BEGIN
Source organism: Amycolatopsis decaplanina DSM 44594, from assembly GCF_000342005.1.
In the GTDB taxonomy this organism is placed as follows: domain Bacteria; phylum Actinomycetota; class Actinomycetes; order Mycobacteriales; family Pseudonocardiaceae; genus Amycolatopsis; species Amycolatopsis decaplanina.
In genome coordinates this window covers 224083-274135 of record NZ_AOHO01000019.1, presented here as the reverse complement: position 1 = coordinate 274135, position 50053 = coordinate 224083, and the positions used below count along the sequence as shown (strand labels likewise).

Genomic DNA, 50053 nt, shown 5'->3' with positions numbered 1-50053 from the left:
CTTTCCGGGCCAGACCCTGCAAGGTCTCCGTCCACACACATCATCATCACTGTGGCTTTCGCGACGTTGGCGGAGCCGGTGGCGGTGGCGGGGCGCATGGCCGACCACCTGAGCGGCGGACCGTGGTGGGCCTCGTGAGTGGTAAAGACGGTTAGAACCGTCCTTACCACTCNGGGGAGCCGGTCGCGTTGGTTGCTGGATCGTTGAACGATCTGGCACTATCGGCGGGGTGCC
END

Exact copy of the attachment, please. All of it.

Source organism: Amycolatopsis decaplanina DSM 44594, from assembly GCF_000342005.1.
In the GTDB taxonomy this organism is placed as follows: domain Bacteria; phylum Actinomycetota; class Actinomycetes; order Mycobacteriales; family Pseudonocardiaceae; genus Amycolatopsis; species Amycolatopsis decaplanina.
In genome coordinates this window covers 224083-274135 of record NZ_AOHO01000019.1, presented here as the reverse complement: position 1 = coordinate 274135, position 50053 = coordinate 224083, and the positions used below count along the sequence as shown (strand labels likewise).

Genomic DNA, 50053 nt, shown 5'->3' with positions numbered 1-50053 from the left:
CTTTCCGGGCCAGACCCTGCAAGGTCTCCGTCCACACACATCATCATCACTGTGGCTTTCGCGACGTTGGCGGAGCCGGTGGCGGTGGCGGGGCGCATGGCCGACCACCTGAGCGGCGGACCGTGGTGGGCCTCGTGAGTGGTAAAGACGGTTAGAACCGTCCTTACCACTCNGGGGAGCCGGTCGCGTTGGTTGCTGGATCGTTGAACGATCTGGCACTATCGGCGGGGTGCC